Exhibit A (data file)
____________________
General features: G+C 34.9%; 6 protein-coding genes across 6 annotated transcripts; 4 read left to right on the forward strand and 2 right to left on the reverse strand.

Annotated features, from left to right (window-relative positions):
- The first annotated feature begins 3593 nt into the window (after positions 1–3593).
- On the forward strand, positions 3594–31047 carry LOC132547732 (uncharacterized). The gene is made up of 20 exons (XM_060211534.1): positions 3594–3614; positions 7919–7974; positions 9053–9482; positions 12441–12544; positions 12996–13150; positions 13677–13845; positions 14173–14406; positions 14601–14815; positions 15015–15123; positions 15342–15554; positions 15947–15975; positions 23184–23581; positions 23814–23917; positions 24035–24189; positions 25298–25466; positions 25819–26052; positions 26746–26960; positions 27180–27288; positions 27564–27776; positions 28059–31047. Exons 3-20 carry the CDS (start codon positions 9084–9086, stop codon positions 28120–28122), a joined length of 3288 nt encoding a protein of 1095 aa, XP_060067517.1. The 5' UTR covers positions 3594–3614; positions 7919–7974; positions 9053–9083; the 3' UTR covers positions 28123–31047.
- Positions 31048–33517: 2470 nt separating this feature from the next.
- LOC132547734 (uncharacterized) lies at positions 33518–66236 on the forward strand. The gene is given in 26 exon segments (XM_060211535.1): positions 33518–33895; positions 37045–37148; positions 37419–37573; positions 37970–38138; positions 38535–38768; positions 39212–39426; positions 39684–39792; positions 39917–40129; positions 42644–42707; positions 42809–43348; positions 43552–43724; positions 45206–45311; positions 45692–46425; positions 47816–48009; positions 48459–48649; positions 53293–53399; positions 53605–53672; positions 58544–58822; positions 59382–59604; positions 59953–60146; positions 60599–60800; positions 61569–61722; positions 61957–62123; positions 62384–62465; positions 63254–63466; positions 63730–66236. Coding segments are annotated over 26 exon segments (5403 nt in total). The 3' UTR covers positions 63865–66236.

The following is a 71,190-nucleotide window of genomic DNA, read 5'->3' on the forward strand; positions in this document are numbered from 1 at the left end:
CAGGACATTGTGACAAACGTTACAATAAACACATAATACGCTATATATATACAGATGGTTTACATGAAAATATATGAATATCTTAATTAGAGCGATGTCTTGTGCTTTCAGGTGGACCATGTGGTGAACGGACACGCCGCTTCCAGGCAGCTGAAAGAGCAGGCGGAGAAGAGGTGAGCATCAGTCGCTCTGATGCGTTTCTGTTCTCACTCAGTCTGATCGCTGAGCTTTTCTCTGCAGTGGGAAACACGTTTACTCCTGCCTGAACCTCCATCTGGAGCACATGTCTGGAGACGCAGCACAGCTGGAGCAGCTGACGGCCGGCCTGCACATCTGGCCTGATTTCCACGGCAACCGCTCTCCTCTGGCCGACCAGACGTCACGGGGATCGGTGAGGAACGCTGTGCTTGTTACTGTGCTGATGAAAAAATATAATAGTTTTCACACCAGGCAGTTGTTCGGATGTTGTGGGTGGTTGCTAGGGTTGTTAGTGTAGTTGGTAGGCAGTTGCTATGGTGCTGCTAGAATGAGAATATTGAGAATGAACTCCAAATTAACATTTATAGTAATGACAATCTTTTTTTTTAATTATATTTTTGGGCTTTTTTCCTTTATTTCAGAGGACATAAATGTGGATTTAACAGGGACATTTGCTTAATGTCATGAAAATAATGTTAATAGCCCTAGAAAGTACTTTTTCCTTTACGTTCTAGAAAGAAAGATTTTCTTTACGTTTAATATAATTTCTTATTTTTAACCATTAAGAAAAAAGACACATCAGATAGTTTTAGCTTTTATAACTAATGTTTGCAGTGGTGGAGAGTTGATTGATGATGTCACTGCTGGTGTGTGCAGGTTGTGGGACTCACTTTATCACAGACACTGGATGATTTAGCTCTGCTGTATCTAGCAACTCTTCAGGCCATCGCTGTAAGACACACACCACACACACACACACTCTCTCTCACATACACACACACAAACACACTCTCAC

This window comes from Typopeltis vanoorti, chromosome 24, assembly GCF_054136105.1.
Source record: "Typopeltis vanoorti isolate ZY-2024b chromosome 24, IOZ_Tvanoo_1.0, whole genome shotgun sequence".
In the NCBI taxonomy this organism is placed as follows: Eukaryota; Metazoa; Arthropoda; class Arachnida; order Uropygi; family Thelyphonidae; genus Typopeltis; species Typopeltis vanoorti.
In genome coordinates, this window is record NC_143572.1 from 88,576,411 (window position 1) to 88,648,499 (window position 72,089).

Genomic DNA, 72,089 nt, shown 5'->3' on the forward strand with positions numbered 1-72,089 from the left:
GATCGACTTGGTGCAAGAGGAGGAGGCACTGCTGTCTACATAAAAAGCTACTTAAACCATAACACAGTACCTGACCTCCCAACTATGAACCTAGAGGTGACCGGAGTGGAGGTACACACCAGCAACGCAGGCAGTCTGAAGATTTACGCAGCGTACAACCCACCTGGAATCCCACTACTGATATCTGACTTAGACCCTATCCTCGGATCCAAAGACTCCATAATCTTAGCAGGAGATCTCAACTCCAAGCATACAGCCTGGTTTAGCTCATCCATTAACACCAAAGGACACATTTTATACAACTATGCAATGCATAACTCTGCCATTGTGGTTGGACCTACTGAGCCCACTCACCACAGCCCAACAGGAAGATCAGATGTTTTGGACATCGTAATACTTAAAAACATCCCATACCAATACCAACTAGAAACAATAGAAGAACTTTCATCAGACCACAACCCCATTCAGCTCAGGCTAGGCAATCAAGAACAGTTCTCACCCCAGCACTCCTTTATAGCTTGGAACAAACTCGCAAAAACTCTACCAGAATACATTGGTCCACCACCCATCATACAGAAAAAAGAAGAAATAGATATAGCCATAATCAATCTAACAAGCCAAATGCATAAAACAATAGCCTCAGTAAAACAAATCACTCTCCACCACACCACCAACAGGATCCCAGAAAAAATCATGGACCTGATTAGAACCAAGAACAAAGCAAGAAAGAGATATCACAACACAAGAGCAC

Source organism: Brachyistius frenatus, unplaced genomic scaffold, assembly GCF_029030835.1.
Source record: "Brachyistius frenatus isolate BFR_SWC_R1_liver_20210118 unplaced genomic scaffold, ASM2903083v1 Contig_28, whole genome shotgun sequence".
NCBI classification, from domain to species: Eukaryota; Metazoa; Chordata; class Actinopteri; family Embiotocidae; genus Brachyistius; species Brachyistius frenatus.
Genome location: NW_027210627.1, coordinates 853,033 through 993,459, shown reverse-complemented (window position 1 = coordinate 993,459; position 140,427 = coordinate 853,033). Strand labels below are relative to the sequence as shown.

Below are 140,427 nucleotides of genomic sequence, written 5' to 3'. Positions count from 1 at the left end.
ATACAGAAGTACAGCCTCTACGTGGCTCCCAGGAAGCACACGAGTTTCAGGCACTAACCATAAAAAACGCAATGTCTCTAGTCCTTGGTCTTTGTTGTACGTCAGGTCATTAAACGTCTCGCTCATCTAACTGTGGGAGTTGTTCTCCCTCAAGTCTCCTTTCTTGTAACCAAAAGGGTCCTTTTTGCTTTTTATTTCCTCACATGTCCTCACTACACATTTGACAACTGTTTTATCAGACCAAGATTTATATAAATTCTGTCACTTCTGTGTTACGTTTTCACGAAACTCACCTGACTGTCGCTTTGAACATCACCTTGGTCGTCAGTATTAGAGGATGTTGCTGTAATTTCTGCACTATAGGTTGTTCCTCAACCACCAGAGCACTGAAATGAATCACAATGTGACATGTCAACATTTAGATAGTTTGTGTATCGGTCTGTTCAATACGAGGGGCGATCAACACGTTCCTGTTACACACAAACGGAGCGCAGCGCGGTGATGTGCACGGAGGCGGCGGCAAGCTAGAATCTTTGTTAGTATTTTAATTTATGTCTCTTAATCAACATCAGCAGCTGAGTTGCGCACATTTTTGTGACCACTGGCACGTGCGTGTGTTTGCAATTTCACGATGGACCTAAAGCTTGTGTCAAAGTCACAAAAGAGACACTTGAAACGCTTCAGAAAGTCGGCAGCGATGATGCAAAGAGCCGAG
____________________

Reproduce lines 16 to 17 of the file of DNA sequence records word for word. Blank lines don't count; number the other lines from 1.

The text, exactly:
Source record: "Brachyistius frenatus isolate BFR_SWC_R1_liver_20210118 unplaced genomic scaffold, ASM2903083v1 Contig_28, whole genome shotgun sequence".
NCBI classification, from domain to species: Eukaryota; Metazoa; Chordata; class Actinopteri; family Embiotocidae; genus Brachyistius; species Brachyistius frenatus.